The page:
It’s always important to point out that this assessment—“I am an unworthy servant, just doing my job”—is something we say to ourselves, not to one another (see number six). Nor will the Lord say that to us (number seven).
Six. The servant never hesitates to honor others who serve well.
Why: Because this is what love does.
We must not miss the irony here. We do not seek recognition, but we must be prompt in giving appreciation. I imagine the implication of that would therefore be, we should not value the appreciation when it is given. If we were to do so, we might become too dependent on it. And the servant who needs to be appreciated is setting himself up for disappointment.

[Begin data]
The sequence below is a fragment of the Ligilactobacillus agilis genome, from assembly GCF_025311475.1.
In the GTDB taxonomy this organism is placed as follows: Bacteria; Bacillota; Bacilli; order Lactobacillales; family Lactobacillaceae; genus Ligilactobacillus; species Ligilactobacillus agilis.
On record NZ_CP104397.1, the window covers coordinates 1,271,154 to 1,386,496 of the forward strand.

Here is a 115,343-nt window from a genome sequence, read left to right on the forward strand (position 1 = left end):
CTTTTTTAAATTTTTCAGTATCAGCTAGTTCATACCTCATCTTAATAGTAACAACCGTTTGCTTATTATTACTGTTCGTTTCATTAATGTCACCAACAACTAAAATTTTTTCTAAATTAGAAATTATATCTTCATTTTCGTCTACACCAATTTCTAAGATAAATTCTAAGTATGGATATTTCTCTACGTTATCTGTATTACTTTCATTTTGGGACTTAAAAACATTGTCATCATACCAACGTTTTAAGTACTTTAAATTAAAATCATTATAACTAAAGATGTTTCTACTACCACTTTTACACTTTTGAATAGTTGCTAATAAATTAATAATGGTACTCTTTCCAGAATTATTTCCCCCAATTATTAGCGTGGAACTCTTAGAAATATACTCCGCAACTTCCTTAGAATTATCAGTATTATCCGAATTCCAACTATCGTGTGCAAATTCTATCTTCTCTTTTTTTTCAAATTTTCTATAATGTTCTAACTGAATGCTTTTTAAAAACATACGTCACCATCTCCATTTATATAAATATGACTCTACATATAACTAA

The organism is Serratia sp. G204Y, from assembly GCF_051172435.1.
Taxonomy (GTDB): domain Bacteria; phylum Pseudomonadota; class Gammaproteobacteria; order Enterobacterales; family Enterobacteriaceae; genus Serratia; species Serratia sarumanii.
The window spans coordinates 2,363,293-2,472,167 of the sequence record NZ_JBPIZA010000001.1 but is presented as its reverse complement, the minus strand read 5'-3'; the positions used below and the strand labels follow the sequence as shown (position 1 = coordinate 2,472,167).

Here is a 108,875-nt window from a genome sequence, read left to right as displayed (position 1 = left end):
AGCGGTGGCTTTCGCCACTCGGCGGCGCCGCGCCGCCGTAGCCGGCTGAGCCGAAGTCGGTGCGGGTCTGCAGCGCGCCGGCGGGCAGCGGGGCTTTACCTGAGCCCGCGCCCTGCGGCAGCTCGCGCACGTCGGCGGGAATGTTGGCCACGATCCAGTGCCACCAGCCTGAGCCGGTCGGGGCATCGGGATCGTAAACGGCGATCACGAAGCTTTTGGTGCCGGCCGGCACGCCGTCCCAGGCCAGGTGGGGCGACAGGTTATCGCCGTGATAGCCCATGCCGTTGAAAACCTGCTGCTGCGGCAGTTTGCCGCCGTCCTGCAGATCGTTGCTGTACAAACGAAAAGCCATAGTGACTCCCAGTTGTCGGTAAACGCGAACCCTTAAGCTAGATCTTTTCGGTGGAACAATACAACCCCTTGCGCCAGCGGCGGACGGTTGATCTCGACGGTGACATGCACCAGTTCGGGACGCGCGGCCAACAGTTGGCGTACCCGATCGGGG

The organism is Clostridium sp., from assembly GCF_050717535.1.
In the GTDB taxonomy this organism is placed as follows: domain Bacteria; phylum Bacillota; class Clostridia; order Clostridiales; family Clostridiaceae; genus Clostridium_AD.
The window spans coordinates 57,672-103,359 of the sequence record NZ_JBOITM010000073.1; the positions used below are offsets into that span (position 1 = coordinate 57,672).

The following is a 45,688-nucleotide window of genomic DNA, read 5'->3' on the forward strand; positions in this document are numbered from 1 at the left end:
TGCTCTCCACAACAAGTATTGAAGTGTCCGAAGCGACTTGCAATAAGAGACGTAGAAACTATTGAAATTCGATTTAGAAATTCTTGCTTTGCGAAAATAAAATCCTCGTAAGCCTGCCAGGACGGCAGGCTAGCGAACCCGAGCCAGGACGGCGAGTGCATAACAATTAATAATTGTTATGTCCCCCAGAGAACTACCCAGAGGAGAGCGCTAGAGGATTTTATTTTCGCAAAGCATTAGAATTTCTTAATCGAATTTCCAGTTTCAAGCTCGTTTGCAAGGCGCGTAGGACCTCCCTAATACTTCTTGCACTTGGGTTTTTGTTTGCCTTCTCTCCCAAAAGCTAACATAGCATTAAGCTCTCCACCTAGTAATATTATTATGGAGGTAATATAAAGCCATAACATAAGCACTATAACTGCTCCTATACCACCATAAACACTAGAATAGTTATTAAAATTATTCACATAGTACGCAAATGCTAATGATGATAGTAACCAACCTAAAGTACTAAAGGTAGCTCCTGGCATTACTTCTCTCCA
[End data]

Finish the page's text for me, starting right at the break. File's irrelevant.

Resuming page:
Seven. The servant looks to his Master for recognition and reward.
“To his own master a servant stands or falls” (Romans 14:4).
Our Lord has told us what to expect. “Well done, good and faithful servant. You have been faithful over a few things; I will make you ruler over many” (Matthew 25:41,23).
So many other texts prepare us for the moment when the Lord makes things right. “You will be repaid at the resurrection of the righteous” (Luke 14:14). And, “Henceforth, there is laid up for me the crown of righteousness, which the Lord, the righteous Judge, will award to me on that day. And not to me only but to all those who love His appearing” (2 Timothy 4:8).
This article originally appeared here.